Anxiety was the first thing I learned belonged to me. Even before my voice or body, or a killer DVD collection (including every season of Buffy The Vampire Slayer), Anxiety made her presence known. She was mine, and I was hers – some sick symbiotic relationship. There were days I wasn’t even sure I’d know who I was without her.
Anxiety was the girl I hung out with on the blacktop. She’d wait for me at the bottom of the slide, hung around on the monkey bars while I was goofing around with my peers. She made sure I knew she wasn’t going anywhere.
She found cracks in every building, imperfections in every foundation. During class, she’d whisper facts about earthquakes – like how more than 80% of San Francisco was destroyed as a result of the 1902 quake. She’d toy with me, distracting me from the tasks at hand. She thought it much better I focus on other things, like fear.
The first time I had a panic attack, I thought I was dying.
And I don’t mean that to be hyperbolic. I literally thought I was dying.
Anxiety likes to do that. She doesn’t ever want you settling in. She doesn’t want you to feel comfortable for too long.
The older I got, the more I learned the way I felt wasn’t normal. But that didn’t mean I was abnormal either. Nearly 18% of the U.S. population suffer from anxiety disorders. So, I wasn’t alone. Even if, growing up, I was convinced I was.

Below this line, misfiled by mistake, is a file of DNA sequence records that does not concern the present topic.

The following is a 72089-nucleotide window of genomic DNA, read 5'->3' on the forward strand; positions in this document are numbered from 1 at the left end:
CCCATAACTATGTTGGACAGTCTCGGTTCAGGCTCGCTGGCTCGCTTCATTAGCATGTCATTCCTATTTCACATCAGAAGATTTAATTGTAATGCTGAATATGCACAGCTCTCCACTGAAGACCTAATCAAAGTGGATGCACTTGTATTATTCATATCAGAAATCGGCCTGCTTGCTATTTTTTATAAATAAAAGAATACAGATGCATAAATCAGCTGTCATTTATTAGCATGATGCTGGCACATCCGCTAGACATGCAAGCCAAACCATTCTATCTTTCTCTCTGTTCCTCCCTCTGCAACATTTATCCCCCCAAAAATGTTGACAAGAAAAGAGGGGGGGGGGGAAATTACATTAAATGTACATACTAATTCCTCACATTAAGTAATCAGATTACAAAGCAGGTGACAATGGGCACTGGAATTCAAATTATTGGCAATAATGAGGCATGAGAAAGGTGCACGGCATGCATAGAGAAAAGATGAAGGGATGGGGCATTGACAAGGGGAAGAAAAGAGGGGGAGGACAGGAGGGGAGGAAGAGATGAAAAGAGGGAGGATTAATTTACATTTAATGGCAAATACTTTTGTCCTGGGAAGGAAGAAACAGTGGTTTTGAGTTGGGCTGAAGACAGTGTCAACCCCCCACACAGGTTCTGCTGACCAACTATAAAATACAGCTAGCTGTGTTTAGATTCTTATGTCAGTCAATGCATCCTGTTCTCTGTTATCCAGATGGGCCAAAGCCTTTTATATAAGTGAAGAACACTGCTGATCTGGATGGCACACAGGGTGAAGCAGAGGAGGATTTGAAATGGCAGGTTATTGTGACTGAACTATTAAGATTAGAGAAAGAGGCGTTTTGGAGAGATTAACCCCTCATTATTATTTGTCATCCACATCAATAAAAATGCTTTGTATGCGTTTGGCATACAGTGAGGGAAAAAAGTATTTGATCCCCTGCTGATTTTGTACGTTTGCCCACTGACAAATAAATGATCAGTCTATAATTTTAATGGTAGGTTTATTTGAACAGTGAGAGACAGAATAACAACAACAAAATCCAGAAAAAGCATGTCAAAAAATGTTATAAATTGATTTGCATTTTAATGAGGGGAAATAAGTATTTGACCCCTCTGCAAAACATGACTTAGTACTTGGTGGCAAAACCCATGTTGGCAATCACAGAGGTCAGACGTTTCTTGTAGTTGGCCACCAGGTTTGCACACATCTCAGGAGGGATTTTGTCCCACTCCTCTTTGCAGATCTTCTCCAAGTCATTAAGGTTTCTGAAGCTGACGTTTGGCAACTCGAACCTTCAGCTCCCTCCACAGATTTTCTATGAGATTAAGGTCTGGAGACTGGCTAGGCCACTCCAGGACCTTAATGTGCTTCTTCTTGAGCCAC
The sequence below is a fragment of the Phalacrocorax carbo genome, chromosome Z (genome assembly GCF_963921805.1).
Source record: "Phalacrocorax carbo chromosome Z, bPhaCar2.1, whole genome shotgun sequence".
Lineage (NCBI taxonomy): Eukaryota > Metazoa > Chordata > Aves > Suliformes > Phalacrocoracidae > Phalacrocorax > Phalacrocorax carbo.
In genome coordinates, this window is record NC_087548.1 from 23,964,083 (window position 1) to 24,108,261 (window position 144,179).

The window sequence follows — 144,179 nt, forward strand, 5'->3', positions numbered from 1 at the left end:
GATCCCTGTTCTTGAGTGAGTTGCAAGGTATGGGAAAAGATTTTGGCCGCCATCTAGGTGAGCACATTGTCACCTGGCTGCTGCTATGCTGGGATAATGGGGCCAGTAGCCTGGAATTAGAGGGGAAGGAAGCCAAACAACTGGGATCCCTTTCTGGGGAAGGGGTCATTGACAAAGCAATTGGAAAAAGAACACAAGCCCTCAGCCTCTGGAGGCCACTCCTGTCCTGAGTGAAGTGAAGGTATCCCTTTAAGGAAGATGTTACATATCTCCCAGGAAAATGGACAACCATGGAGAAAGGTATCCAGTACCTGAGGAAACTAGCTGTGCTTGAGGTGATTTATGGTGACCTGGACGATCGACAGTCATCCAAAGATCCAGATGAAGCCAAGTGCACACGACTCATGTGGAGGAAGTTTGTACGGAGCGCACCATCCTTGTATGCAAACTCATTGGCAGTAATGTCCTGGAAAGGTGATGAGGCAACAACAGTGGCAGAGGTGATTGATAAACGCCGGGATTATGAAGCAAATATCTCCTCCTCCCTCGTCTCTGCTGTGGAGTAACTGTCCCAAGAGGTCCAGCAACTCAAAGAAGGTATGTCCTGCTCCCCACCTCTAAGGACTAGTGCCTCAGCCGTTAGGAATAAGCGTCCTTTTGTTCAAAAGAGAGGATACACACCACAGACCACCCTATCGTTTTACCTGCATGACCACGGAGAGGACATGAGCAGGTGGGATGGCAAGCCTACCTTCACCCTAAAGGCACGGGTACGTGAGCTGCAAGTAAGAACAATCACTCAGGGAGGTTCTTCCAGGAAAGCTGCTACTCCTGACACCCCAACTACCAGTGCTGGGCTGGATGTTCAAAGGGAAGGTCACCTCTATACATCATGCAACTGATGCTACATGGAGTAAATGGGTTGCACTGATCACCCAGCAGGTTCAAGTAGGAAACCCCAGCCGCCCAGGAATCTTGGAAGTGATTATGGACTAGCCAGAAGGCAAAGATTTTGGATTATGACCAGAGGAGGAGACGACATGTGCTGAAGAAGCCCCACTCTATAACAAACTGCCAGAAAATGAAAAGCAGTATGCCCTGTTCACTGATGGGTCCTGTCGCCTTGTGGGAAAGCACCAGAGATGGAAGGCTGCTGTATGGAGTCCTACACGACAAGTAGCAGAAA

I thought Anxiety had picked me, specifically me. It was my burden to bear. I thought I was the only kid who felt stressed out when no immediate danger was present.
Mental illnesses do a good job at convincing you that you’ll never be understood. When the reality is, so, so many people out there are struggling just like you are. You just can’t always see it.
To any young person (or really, any age) feeling alone with their anxiety right now, I promise, you’re not. It may seem like Anxiety belongs to you, and only you, but there are people out there who are going through the same thing.
Anxiety is not easy. It’s not a characteristic of a one-dimensional sitcom character. It’s not something that makes sense. But when we share our experiences, we grow together.
Anxiety may have been the first thing I learned belonged to me, but I now know it’s not all. It’s just a facet. It’s just a tiny part.